How JustAnswer Works:
  • Ask an Expert
    Experts are full of valuable knowledge and are ready to help with any question. Credentials confirmed by a Fortune 500 verification firm.
  • Get a Professional Answer
    Via email, text message, or notification as you wait on our site. Ask follow up questions if you need to.
  • 100% Satisfaction Guarantee
    Rate the answer you receive.
Ask dkennedy Your Own Question
dkennedy, Lawyer
Category: Consumer Protection Law
Satisfied Customers: 6009
Experience:  Over 15 years experience
Type Your Consumer Protection Law Question Here...
dkennedy is online now
A new question is answered every 9 seconds

what are the advantages of a dissalusionment vs a divorce in

This answer was rated:

what are the advantages of a dissalusionment vs a divorce in the state of Ohio? My name is XXXXX XXXXX my husband's checking account and I have no access to his money. Our credit cards are separate. I have a duplex/rental property in West Virginia that was mine before our marriage. We have been married 6 and a half years and he runs up much credit card debt to take long expensive vacations with his son, family, and friends. I do not go with him. Will I be held accountable for this debt in a divorce and if so can I fight it? Will I be forced to sell my duplex in a divorce since there is no prenumptial agreement? Both of our names are XXXXX XXXXX home we live in but he makes the mortgage payments. He will not do any repairs on it and it has tens of thousands of dollars of repairs needed. Will I be held responsible for half the cost of the repairs ? If so can I sue him for neglect since I have paid for and done many of the repairs myself but do not have the money to do the rest? We own a log cabin that he is literally letting rot on the foundation. I have asked him to fix it and he won' comes before responsibility and work. What can I do. I have sent him emails with details of the repairs needed and his ignores me and asks me not to email him about it but refuses to sit down and discuss the situation. What should I do?



I would like to help you with this.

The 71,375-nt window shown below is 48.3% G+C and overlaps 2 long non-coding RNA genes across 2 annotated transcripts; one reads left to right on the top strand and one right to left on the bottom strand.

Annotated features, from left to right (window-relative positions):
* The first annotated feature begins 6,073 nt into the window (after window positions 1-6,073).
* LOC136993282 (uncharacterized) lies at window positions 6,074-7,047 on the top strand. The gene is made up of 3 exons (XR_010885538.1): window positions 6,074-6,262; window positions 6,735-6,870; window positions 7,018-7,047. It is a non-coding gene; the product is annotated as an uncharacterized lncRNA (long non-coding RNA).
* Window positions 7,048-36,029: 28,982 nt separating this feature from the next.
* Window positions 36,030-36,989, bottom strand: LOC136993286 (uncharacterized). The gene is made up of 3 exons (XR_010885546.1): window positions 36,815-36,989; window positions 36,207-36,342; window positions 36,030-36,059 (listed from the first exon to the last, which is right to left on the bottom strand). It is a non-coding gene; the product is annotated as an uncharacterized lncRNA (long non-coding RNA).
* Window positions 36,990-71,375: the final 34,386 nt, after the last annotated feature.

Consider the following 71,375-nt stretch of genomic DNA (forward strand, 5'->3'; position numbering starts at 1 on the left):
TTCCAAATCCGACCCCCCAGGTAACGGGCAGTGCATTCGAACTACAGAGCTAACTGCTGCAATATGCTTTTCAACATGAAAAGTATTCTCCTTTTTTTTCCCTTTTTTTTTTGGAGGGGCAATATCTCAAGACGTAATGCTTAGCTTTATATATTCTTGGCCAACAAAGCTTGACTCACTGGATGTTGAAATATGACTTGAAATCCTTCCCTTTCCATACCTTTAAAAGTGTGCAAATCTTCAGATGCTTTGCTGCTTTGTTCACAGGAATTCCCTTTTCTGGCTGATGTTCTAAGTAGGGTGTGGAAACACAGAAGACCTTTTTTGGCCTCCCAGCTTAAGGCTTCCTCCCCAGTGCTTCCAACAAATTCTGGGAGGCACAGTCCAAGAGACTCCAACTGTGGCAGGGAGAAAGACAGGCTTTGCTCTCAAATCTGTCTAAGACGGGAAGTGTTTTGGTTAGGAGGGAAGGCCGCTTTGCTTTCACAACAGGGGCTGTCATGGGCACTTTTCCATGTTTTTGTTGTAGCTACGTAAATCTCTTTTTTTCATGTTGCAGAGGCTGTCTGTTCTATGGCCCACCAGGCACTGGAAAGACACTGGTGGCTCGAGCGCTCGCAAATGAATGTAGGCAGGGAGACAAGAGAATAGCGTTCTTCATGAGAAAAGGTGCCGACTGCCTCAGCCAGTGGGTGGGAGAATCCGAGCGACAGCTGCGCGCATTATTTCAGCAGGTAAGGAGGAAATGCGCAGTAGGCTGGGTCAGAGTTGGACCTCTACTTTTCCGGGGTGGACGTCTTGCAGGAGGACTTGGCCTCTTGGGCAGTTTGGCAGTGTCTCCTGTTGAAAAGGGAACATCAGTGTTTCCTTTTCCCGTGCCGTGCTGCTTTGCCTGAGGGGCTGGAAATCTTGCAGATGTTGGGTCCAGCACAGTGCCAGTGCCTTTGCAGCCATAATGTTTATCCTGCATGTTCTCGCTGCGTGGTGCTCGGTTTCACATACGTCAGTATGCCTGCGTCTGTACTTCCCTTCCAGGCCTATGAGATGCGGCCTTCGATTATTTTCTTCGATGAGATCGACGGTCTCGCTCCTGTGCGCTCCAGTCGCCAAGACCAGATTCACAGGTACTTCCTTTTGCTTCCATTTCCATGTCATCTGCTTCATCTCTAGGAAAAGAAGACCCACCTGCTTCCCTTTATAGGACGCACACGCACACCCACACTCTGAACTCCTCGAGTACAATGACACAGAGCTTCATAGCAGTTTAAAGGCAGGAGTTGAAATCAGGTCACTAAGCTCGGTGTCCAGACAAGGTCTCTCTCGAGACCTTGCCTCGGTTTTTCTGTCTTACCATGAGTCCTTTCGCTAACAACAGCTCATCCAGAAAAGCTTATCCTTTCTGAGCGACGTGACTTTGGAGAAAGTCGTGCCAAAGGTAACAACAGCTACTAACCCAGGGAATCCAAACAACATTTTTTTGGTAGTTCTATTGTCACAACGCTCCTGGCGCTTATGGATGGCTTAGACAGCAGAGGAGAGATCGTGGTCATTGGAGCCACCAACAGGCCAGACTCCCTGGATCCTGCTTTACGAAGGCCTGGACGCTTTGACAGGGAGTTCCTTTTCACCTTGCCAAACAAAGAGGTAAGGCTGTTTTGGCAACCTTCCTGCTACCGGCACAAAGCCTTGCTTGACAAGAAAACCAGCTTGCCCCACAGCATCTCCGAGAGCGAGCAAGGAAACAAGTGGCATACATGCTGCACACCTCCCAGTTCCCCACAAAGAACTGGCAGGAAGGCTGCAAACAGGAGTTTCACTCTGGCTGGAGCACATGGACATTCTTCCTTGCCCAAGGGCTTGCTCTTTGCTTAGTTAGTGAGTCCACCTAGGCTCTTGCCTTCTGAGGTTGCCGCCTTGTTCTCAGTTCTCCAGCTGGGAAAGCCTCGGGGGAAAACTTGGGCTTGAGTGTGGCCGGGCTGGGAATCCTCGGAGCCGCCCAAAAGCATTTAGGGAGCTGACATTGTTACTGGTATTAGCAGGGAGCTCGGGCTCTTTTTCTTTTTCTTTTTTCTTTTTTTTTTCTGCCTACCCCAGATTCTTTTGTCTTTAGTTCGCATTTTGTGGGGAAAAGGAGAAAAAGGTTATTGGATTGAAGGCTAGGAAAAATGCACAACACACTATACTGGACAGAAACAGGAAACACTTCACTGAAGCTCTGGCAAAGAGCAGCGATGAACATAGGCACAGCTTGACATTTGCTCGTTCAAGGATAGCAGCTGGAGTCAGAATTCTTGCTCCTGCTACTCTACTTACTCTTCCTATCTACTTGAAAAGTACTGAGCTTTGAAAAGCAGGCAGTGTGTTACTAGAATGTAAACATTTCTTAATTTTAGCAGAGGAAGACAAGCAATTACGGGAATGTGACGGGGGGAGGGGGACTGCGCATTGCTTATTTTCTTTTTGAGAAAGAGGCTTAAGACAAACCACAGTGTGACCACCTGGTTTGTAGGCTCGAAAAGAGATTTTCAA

A dissolution of marriage is an action where the parties mutually agree to
terminate their marriage. Neither party has to prove grounds to end a marriage
by dissolution. This action is filed after the husband and wife have signed a
separation agreement regarding all property, spousal support and any
child-related issues. After jointly filing a Petition for Dissolution, the
parties must wait at least 30 days before the court will hear their case. The
case must be heard within 90 days of filing. At the hearing, the court will
review the separation agreement, ask about the assets and liabilities and any
parenting issues, and determine whether the parties understand and are satisfied
with the settlement. If the court is satisfied that, the parties agree and
desire to end their marriage, the court will grant a dissolution and order the
separation agreement into effect.

Divorce is a civil lawsuit to end a
marriage, arising when the husband and wife cannot resolve their problems, and
ask the court to make the final decisions concerning property division, spousal
support and matters regarding the children.

A divorce is started by one spouse, the plaintiff, who files a
complaint with the clerk of court. In the complaint, plaintiff must
claim, and eventually prove, the appropriate statutory grounds for divorce.
Discuss the statutory grounds and your facts with your attorney.


The clerk of court "serves" upon the other spouse, the defendant, a
copy of the complaint and a summons. Service is generally made by certified mail
or personal delivery. If the defendant's residence is not known, there is a
procedure for service by publishing a legal notice in a newspaper. This
publication method of service is effective for obtaining a divorce decree, but
generally is not effective for obtaining orders about matters such as
spousal or child support.

The defendant has 28 days after service of
the complaint and summons to file an answer to respond to the complaint. The
defendant may file a counterclaim requesting a divorce, stating the grounds the